The project, which is being conducted by Diversa and Caltech as well as the U.S. Department of Energy's Joint Genome Institute and Costa Rica's National Biodiversity Institute, has turned up challenges as well, Simon said.
"The problem with biology is that it's slow, so it takes an awful lot of termites an awful lot of time to digest a 2-by-4," he said. "There are bacteria that make essentially fuel oil, but the process is very inefficient."
The goal isn't to enlist the termites or even the bacteria per se, but to unravel the chemical pathways that the microbes use — then adapt those biological processes for more efficient artificial techniques.
"In general, microbes play only one part in the process," Simon said. "Nobody can think of a superbug that can eat your table."
Brave new world
Another avenue for research is breeding cellulosic plants that are more amenable to the conversion process. That was part of the impetus behind the recent sequencing of the poplar genome — the first tree to have its genetic code fully analyzed. The genes of trees or woody plants could conceivably be tweaked to make the sugars within the cellulose easier to get at.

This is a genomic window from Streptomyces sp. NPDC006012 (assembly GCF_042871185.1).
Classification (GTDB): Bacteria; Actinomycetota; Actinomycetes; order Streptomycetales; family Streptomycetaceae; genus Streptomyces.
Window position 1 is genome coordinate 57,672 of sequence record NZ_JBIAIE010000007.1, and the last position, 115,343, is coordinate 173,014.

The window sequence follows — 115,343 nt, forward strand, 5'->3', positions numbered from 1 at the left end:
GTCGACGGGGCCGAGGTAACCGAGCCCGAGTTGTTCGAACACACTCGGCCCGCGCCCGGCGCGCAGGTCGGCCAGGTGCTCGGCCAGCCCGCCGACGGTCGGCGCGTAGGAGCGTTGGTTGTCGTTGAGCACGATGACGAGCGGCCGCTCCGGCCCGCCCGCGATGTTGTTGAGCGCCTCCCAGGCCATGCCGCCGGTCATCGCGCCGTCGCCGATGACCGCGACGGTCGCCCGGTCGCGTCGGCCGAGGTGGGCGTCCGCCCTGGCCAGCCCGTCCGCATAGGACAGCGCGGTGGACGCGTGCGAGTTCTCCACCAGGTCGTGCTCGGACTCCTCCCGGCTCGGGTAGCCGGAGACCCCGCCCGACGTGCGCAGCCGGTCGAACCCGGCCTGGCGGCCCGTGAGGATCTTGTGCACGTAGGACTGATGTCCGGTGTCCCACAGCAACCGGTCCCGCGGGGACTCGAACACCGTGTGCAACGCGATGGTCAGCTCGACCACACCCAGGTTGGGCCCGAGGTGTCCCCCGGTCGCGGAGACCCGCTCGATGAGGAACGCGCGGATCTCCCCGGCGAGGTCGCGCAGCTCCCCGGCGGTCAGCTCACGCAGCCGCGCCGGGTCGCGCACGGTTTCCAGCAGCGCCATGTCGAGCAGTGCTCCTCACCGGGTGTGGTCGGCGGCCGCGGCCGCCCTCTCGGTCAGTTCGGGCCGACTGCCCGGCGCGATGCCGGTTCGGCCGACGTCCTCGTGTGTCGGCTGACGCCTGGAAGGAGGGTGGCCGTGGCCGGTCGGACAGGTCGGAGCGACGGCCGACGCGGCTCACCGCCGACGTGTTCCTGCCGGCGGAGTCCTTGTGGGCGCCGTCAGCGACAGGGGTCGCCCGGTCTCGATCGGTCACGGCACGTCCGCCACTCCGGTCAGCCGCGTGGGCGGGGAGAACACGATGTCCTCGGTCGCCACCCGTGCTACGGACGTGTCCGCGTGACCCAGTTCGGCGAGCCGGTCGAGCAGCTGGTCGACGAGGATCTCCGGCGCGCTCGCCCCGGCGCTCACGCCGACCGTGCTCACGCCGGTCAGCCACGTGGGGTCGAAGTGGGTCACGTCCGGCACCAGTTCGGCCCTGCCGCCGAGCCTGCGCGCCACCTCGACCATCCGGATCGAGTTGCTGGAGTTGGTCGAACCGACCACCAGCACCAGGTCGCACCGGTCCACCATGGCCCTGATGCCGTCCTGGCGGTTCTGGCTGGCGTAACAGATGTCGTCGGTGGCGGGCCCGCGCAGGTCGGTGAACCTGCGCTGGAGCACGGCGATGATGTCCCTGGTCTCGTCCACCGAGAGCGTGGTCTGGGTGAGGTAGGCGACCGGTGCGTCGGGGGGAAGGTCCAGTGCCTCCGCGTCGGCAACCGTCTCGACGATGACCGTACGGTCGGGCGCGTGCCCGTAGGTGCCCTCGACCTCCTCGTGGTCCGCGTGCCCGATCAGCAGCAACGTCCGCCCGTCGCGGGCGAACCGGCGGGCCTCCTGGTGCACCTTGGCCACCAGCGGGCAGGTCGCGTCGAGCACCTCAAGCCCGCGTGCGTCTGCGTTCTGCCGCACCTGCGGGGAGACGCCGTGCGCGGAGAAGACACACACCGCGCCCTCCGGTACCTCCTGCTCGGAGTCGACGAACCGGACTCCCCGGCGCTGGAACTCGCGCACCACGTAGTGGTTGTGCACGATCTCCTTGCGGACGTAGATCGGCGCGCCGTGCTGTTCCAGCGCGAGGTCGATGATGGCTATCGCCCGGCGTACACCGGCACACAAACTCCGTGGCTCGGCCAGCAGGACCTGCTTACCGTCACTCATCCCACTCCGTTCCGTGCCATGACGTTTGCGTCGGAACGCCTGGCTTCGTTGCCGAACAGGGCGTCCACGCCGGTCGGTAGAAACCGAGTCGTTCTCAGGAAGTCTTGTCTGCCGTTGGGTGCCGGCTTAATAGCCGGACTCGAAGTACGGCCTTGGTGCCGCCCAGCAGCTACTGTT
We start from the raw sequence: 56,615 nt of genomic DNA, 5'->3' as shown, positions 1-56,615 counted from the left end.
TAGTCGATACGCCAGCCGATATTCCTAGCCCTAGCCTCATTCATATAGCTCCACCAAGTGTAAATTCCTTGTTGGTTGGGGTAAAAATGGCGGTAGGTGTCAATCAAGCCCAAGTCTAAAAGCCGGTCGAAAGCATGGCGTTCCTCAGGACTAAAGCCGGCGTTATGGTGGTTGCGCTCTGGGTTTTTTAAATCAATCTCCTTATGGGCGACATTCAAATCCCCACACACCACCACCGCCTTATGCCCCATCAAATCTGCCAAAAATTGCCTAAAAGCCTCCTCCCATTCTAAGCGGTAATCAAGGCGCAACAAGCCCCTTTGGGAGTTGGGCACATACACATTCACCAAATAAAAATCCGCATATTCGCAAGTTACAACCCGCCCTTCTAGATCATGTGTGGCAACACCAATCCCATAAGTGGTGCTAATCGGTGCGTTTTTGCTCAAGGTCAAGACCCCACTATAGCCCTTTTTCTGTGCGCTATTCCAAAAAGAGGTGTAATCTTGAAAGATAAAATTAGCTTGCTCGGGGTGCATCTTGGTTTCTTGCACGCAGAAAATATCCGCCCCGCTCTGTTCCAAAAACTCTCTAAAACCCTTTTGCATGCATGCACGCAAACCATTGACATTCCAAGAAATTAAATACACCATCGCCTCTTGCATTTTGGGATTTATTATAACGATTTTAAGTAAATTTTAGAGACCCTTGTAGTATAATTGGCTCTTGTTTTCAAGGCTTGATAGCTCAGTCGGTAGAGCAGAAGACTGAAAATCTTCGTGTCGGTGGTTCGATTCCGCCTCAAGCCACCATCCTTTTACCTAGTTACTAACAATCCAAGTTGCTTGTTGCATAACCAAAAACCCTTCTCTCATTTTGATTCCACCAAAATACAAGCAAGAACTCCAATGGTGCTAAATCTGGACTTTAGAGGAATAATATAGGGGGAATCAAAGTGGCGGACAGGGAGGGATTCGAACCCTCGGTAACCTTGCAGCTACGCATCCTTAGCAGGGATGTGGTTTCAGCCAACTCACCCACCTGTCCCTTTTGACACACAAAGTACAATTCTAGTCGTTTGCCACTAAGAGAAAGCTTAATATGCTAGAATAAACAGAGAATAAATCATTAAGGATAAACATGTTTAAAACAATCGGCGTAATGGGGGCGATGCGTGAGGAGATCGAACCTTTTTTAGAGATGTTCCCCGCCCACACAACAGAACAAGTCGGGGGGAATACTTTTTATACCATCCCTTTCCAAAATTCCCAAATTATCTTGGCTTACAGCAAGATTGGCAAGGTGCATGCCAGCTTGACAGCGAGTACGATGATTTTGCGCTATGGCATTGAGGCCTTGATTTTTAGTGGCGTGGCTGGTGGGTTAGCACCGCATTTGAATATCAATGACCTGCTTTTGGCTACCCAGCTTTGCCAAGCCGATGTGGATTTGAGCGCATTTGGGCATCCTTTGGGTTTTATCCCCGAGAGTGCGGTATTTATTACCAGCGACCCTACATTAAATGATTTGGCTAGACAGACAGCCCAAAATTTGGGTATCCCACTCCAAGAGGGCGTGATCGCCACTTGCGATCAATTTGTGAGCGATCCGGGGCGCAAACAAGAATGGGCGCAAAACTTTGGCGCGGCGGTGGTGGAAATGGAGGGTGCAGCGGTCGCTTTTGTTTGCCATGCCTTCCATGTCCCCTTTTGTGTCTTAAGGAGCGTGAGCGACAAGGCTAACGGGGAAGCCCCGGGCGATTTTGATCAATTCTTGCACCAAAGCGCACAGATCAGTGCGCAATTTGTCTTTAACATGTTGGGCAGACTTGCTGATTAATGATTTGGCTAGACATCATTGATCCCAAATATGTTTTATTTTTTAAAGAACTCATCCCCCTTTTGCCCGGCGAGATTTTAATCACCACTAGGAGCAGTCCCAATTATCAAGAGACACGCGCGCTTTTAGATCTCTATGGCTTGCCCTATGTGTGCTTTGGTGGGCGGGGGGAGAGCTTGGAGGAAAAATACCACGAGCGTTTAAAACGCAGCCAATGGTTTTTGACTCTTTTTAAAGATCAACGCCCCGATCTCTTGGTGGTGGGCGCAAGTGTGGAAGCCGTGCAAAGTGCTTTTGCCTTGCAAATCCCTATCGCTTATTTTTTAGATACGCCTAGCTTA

However, Somerville cautioned that this type of brave new world was still far off: "It's impossible that any genetically modified plants would be available before 15 years from now."
By that time, he expects the biofuels industry to be running at full speed. "Within 10 to 12 years we'll have a very substantial cellulosic ethanol industry," he said. From his point of view, the big problem may not be producing the ethanol, but having enough cars that are capable of using high-ethanol fuel blends. Currently, less than 3 percent of the nation's 250 million highway vehicles are capable of using an 85 percent ethanol blend.
Even if cellulosic ethanol production increases on a pace to replace a third of America's gasoline consumption, as the Department of Energy hopes, the dearth of ethanol-friendly vehicles could pose a "large infrastructure problem," Somerville said.
"The fleet needs to turn over," he said.